B.Y.O.B. (1,119)

April 17th, 2011

It is a terrific story. It would make an awesome movie.

Palm Sunday—a well-needed diversion from our normal, traditional, calm Sundays. It has all the ingredients of great film-making: animal, vegetable, mineral—and also heroes, villains and a great plot twist at the end.

Now, the animal is fairly obvious. “The foal of an ass.” The words alone have a certain amount of crowd appeal. What we’re talking about here is freshly-birthed donkey. No one has ever sat upon this creature. No kidding—considering it is still sucking on its mama’s teat. It is small, frail, just barely achieving its earth-legs, and Jesus plans to perch himself on top of this creature and ride into Jerusalem, tongue-in-cheek, chuckling to himself all the way, his feet nearly scraping the ground as he bounces into town. It is a Jerusalem equivalent of a clown car. And I imagine the young birthling had a few complaints over being ridden at this point, so the colt added its own noises to the surrounding praise. Kind of a “hee-haw-sanna.”

Which leads us to the heroes—the praisers—common people, yet uncommon in the sense that they are a mixture of men, women and children, which in the culture of Palestine at the time was nearly a forbidden recipe. They stripped their clothes and laid them on the ground. Quite bold, don’t you think? Of course, for the sake of our film, we will keep it PG—similar to a Springfield, Missouri, community theater adaptation of the Broadway show, Hair.

These heroes are singing. They are screaming. They have been released from their inhibitions and fears of public ridicule by being in the company of others who have adopted the same wild abandonment.

Which takes us to vegetable. Our heroes decide to pull palm branches off the trees to wave, to further exemplify their enthusiasm. Don’t you think this is terrific to aid us in advertising our feature? Branches. Because we can appeal to the environmentalists by saying that “the disciples have gone green,” while still reaching those who fear such causes but will be delighted that the zealous followers took the time to defoliate a rain forest. It’s perfect.

But because branches are brought out to punctuate the renegade quality of the event, so enter our villains. People of praise are always attacked by people of tradition—Pharisees—funny people with funny hats with funny rules who just don’t like funny. They scream at Jesus to tell the people to be quiet. After all, that’s the way you can tell you’ve gotten old. Everything you like has to be turned up because you’re hard of hearing, and everything you don’t like needs to be turned down because it’s hard to hear. Yes, the villains in our story are those people who think they’re in charge, who believe they have encompassed God in a box called The Temple, and therefore are experts on all matters of the Divine.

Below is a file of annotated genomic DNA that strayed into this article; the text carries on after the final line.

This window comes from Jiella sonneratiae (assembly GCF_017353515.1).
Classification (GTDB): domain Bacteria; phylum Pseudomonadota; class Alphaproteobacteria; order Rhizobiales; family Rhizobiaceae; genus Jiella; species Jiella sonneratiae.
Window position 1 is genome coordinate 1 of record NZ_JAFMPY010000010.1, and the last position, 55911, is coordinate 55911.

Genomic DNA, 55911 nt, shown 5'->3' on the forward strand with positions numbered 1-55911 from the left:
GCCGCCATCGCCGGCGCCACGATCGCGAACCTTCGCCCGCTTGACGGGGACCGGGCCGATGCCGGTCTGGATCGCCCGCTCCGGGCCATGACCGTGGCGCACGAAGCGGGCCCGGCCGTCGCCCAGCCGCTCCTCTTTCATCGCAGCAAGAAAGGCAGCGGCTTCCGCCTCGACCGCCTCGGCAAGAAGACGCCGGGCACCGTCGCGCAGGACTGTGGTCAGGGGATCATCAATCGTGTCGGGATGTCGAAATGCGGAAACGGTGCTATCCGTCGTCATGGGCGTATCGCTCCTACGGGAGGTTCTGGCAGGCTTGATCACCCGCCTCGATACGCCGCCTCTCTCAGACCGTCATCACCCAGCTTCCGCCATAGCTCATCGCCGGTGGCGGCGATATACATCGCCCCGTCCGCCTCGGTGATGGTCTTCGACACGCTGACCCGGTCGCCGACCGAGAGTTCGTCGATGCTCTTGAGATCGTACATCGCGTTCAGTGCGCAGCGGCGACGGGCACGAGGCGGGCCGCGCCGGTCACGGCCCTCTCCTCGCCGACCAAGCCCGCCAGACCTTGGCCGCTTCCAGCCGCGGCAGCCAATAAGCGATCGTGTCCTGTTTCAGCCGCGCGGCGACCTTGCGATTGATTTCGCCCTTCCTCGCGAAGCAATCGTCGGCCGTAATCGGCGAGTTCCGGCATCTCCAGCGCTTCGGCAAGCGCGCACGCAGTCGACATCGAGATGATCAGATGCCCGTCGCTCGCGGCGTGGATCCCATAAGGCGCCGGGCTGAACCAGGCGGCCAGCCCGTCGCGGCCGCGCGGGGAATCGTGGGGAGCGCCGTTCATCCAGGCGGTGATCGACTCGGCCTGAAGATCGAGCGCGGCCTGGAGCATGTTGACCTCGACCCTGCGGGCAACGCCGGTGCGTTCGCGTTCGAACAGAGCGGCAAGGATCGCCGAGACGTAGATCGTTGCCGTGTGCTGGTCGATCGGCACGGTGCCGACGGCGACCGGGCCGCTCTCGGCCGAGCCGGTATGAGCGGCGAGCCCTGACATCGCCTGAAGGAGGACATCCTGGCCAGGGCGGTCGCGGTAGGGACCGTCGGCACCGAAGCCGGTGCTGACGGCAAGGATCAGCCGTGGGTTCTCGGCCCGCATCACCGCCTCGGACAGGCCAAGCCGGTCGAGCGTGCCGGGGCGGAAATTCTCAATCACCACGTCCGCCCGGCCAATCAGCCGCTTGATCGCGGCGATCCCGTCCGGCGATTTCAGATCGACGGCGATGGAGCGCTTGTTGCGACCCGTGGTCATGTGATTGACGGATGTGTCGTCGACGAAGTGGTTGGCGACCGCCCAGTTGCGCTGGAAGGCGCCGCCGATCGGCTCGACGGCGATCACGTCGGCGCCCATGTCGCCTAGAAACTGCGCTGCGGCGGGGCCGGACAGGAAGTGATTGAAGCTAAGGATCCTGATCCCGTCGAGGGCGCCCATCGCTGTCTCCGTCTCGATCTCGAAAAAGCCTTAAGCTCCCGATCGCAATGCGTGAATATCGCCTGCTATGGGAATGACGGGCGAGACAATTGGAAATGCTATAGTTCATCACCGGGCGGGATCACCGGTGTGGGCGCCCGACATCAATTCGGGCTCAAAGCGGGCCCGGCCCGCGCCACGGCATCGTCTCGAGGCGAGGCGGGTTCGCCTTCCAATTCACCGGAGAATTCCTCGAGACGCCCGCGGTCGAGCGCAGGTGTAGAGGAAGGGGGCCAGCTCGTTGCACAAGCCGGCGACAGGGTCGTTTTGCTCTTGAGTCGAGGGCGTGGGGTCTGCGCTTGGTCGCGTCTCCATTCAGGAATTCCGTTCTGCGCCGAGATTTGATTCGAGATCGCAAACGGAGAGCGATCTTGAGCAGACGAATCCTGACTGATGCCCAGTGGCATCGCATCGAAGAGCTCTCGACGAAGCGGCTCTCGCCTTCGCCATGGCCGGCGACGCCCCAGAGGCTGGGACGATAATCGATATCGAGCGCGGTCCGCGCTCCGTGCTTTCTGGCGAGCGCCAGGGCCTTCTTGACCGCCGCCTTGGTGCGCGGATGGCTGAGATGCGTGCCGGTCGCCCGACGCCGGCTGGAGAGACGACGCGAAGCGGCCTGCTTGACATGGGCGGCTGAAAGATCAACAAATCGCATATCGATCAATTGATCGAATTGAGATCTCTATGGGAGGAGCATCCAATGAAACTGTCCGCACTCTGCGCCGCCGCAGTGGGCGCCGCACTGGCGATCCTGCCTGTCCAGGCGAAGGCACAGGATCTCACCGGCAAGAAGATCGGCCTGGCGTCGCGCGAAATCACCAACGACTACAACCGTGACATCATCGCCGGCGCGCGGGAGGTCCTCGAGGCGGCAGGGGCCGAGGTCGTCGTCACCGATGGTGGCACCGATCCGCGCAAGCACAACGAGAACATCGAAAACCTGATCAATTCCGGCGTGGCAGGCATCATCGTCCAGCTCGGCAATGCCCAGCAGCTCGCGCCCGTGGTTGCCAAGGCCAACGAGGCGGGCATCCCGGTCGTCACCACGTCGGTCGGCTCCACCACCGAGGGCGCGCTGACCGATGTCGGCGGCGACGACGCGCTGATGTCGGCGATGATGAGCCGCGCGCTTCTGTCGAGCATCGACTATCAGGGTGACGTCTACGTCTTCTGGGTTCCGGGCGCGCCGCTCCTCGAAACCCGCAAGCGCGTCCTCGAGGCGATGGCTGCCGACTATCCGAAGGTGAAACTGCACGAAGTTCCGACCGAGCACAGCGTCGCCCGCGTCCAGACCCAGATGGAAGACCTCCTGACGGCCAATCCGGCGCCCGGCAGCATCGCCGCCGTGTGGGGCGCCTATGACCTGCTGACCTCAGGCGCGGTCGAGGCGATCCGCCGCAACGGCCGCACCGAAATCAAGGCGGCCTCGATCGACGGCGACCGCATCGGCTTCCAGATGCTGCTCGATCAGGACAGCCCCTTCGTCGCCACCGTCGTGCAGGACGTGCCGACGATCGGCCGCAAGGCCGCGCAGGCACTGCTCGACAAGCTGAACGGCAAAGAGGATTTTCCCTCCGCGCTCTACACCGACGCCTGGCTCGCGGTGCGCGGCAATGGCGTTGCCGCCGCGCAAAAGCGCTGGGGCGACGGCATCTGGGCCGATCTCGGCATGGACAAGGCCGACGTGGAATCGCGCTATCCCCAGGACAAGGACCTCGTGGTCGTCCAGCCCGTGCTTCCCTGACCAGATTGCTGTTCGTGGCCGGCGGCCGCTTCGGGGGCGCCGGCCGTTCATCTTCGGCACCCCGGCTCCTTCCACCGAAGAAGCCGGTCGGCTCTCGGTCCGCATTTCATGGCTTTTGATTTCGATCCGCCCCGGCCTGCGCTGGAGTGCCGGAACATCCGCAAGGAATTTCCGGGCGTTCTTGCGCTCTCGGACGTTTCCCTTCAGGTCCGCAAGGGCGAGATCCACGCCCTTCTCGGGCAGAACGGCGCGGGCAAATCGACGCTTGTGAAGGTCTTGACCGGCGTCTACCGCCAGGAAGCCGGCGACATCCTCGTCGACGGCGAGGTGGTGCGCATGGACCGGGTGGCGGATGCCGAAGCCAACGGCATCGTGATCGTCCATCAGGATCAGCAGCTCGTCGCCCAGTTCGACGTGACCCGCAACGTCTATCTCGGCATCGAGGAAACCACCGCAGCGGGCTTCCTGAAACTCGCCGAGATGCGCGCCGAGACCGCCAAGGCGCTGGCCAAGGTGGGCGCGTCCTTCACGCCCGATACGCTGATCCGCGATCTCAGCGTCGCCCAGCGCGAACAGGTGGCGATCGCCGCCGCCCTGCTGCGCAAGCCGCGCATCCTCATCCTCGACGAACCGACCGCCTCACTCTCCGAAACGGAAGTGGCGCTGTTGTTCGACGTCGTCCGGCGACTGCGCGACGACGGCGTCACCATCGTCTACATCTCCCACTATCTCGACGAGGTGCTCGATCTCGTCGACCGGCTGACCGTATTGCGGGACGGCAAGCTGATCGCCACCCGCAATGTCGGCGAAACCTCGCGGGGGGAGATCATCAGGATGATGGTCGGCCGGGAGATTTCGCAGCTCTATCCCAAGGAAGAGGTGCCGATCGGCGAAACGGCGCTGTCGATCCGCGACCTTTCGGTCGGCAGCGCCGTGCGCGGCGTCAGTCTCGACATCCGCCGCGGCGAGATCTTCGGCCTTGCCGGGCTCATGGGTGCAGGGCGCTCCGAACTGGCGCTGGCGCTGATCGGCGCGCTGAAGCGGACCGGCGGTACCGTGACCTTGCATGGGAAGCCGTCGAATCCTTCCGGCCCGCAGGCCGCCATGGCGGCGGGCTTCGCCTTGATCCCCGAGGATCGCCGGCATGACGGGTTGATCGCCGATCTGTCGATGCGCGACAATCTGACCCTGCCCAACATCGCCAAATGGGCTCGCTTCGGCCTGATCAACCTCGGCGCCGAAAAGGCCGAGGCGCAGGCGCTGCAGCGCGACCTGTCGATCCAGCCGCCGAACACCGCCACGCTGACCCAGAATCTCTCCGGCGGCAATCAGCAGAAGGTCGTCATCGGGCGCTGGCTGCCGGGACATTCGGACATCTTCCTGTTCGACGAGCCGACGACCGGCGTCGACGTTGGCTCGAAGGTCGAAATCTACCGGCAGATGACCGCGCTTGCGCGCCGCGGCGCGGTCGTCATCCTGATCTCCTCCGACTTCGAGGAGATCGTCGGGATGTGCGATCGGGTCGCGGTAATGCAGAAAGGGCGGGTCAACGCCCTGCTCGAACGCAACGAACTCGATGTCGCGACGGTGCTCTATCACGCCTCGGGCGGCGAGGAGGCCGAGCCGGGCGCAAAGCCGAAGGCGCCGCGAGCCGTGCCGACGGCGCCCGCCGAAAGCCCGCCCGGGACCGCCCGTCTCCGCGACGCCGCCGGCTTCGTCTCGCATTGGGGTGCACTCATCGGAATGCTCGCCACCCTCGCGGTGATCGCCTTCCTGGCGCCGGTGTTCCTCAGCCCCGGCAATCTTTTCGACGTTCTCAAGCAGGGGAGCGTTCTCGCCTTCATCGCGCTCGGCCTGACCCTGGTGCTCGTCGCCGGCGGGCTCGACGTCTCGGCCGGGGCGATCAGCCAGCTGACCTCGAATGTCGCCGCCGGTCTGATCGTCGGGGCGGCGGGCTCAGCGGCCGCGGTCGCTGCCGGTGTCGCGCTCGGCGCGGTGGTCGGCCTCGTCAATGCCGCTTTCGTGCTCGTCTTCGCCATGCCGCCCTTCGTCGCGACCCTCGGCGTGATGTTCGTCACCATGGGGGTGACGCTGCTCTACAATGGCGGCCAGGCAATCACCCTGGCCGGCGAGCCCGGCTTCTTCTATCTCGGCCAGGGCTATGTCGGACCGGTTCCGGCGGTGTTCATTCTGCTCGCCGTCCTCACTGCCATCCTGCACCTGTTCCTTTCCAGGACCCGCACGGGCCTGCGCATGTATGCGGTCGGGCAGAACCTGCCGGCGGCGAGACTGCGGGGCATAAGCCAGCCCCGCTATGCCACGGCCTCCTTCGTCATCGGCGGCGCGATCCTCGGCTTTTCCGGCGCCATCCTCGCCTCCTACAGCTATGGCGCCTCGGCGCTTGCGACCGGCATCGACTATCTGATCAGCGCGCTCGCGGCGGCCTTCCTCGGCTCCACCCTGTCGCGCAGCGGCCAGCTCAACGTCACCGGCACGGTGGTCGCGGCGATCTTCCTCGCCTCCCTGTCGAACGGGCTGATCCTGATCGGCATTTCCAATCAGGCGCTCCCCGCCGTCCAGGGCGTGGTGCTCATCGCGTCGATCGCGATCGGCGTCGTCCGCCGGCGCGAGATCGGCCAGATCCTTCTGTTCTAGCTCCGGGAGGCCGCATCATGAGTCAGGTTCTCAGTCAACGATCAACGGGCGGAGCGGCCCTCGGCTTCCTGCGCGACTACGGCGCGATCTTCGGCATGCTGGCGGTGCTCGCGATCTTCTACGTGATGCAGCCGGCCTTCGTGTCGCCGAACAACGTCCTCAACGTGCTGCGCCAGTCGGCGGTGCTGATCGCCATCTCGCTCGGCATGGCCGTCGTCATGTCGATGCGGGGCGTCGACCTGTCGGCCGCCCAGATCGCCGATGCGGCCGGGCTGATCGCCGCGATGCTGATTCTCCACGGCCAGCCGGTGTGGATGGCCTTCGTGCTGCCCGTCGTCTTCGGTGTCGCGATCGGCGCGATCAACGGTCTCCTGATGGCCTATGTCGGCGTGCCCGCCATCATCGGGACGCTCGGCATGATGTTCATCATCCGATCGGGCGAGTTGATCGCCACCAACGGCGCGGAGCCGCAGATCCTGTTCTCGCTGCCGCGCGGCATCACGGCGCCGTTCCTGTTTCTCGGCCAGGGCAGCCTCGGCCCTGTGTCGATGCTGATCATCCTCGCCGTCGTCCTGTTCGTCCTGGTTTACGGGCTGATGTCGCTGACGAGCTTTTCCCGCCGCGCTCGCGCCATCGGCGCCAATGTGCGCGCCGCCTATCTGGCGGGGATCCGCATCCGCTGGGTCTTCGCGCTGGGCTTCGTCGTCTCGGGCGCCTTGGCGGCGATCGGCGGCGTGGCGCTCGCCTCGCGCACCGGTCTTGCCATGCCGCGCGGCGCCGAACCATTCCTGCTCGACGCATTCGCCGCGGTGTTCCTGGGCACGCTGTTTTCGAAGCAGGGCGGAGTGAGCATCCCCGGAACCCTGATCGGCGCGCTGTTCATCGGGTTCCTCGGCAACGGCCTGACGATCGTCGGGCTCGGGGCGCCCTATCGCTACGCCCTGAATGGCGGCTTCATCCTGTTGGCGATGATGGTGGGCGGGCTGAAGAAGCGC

Which opens the door—or the trail, if you will—to mineral. Because when our villains asked Jesus to silence the crowd, he says they wouldn’t dare, or “the very rocks would cry out.” Is there anything better than following a leader like Jesus who is both poignant and poetic? Rocks crying out. Cool.

Of course, it was also a reminder to them that just short days before he had warned them that God could take rocks and make “children of Abraham.” In other words, they were not nearly as important as they thought they were. Another nice thing about the introduction of the rocks is that if we decided to do a G-rated cartoon version of our movie, we could have four animated stones roll across the stage, singing “Sympathy for the Savior.” But I digress.

But finally we have our plot twist. Because no one marching, criticizing, groaning under the pressure of being ridden or lying on the ground in a sedimentary position, ready to praise at a moment’s notice, was in fact prepared for the next thing that happened.

The heroes thought they were going in to crown a Messiah—the King of the Jews. The villains were afraid there was going to be an uprising against the Romans, which would take away their security. But Jesus doesn’t do either thing. He marches into town, slides off of his beast that he had burdened, takes a whip of cords he had already prepared, and races through the temple of the Jews, turning over tables and whipping the money changers out of the sanctuary.

This is supposed to be a house of prayer, and you turned it into a way to rip people off.

There’s your plot twist. A triumphal entry suddenly turned into a collective gasp. What was he doing? Didn’t he know that the Romans were the enemy? Why was he attacking the Jewish system? Why was he challenging the people who were occupied and oppressed?

An amazing plot twist, where our movie would end with the audience leaving the theater with as many questions as answers. What a great unfolding of events!

And I would entitle it: B.Y.O.B.—Bring Your Own Branches.

Because Jesus is comin’ to town. You can count on that.

Animal, vegetable, mineral, heroes, villains—or are you ready for the plot twist? Casting is available. Just decide who you are in the story.

Published in: on April 17, 2011 at 12:09 pm  Leave a Comment  
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